When I am tempted to hold a grudge God quickly reminds me of what His son did for me on the cross. Jesus paid the ultimate price so that I could be forgiven. If I, in all my short comings, can be forgiven then I must do the same for others. “Be kind and compassionate to one another, forgiving each other, just as in Christ God forgave you” (Ephesians 4:32 NIV). The more grace and mercy you experience through your relationship with the Father, the more gracious you’ll be in return to those who have hurt you. Let’s face it, we’re human and no one is perfect. One day we’re going to need the same mercy and grace we extended for our short comings.
2.Let God settle it.
Let’s be real, when we are devastatingly hurt we want to get even. We want to rectify the situation. We put together a laundry list of what the person would need to do for us to even think about forgiving them. We can be angry and upset, but it’s what we do with that anger that counts (Ephesians 4:26). The Bible says in Romans 12:19 says, “Never avenge yourselves. Leave that to God, for he has said that he will repay those who deserve it” (LB). This thing called life is not fair and we will experience some ugly painful things. When we encounter hurt we should give it to God, and trust that He will handle our situation with care and justice.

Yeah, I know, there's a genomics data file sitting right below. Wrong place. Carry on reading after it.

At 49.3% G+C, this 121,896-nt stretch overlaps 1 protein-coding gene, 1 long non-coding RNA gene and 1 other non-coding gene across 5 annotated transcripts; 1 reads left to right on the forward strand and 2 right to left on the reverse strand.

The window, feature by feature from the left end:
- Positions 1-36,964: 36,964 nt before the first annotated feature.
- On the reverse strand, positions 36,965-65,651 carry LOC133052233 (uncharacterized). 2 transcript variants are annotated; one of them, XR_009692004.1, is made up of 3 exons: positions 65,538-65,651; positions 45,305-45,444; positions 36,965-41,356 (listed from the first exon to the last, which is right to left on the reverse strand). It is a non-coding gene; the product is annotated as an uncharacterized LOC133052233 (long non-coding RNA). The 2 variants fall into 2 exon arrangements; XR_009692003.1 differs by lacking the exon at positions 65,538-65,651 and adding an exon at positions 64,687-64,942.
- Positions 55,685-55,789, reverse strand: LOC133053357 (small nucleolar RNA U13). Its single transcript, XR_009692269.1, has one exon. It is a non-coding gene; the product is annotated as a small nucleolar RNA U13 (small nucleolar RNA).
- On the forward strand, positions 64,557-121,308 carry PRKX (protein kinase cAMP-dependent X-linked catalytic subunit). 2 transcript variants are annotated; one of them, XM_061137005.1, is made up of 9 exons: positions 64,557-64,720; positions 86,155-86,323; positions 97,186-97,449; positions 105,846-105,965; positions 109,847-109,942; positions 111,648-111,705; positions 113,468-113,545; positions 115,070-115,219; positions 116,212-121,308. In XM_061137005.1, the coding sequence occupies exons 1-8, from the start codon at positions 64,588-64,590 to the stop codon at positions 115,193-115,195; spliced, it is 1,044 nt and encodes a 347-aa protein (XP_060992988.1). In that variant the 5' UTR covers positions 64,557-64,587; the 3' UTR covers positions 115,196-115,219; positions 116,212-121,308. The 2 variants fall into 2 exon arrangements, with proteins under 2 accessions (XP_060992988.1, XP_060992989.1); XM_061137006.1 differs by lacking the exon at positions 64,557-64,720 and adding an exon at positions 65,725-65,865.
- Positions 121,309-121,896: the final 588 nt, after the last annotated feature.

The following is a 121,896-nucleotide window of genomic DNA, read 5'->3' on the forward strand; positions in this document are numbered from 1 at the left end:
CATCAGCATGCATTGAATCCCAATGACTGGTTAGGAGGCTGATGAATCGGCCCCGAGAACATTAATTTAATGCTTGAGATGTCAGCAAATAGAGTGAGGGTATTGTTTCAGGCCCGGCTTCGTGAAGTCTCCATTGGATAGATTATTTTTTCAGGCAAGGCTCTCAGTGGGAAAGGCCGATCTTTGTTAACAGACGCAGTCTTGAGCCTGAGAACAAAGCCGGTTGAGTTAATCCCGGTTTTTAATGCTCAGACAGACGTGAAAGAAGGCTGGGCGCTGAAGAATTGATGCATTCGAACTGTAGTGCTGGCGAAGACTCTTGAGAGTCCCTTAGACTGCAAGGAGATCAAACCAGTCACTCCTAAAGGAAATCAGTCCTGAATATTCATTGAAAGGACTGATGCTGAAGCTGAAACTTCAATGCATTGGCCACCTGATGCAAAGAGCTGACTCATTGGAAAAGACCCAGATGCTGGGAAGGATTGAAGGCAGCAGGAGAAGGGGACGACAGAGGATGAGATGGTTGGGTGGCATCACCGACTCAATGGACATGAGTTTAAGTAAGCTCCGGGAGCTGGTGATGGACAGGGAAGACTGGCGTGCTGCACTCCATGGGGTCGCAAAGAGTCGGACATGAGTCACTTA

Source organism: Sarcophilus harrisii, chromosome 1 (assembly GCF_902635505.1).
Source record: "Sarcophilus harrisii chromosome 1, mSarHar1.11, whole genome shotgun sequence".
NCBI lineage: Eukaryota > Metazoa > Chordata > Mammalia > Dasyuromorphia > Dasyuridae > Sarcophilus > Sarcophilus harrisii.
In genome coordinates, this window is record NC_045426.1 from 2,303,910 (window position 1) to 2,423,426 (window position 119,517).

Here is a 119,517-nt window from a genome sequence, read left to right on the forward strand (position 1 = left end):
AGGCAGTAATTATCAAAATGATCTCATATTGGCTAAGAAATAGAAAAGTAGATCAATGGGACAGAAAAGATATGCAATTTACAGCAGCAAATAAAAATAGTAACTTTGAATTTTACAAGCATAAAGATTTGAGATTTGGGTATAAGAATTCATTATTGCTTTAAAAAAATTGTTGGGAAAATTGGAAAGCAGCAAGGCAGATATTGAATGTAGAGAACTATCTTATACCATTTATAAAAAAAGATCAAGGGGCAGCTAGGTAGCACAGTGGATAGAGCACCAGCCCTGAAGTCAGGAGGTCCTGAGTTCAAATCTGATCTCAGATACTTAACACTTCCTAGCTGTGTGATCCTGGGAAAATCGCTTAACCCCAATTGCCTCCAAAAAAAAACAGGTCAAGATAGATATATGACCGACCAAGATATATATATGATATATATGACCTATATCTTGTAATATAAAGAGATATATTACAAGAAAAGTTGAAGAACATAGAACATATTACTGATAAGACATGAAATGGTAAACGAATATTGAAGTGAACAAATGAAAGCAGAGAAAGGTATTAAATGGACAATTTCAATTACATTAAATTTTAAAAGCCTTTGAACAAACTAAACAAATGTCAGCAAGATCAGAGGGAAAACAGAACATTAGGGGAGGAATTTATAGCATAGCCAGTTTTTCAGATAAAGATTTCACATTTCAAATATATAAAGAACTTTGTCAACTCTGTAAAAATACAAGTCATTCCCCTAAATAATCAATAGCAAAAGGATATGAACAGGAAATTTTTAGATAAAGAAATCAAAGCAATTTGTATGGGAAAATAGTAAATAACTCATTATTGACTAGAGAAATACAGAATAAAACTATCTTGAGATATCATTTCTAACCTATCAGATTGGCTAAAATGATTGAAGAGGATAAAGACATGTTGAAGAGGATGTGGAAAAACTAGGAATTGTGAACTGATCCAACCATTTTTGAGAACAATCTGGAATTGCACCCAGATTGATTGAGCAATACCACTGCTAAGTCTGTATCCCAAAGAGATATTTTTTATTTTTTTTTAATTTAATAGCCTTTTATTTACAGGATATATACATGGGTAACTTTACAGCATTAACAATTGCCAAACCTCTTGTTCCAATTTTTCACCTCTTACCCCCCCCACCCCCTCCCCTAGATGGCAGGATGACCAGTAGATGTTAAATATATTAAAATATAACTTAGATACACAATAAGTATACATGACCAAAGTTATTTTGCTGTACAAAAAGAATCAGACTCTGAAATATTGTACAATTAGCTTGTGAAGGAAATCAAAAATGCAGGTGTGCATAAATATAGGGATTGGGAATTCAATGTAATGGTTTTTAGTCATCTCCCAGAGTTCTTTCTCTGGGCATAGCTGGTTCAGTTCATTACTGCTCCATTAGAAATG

3.Hit’em with kindness.
Showing kindness is the last thing to cross your mind when someone has stabbed you in the back or done the incomprehensible. Yet, the Bible says in Luke 6:27-28, “Do good to those who hate you, bless those who curse you, pray for those who mistreat you” (NIV). We can’t say we’ve truly forgiven someone while simultaneously wishing them harm. When we want to get even or say something that’s not nice, stop instead, and say a prayer of blessing over that person.
4.Repeat the process.
There will be times when you think you’ve forgiven an offense then you see that particular person again or you randomly think of that situation and you’ll be flooded with all those yucky emotions again. It’s in those times that we should lay the hurt and pain at the feet of Jesus. You may not feel better after the first, second, or third time of doing this, but like everything there is a process. To get a stain out of your clothes sometimes you have to rinse, wash, and repeat. Over time the load you bear will become light, and healing will come.
5.Let it Go!
If you’re waiting until you feel like forgiving someone most likely that will not happen. Forgiving someone is not a feeling, but rather an act of obedience. Simply put, “If you forgive those who sin against you, your heavenly Father will forgive you. But if you refuse to forgive others, your Father will not forgive your sins” (Matthew 6:14-15). We will experience forgiveness in direct proportion to our willingness to forgive others.
Forgiveness is a decision to let go of that person or situation that hurt you, and release them from what you feel they owe you. By letting go in exchange, you will release healing into your life. Christ didn’t die on the cross for us to be bound by anger, revenge, or bitterness. He desires for us to live in freedom, and we can’t do that carrying around those emotions. From the famous lyrics of my girl’s favorite Disney movie and a certain ice queen, “LET IT GO, LET IT GO!”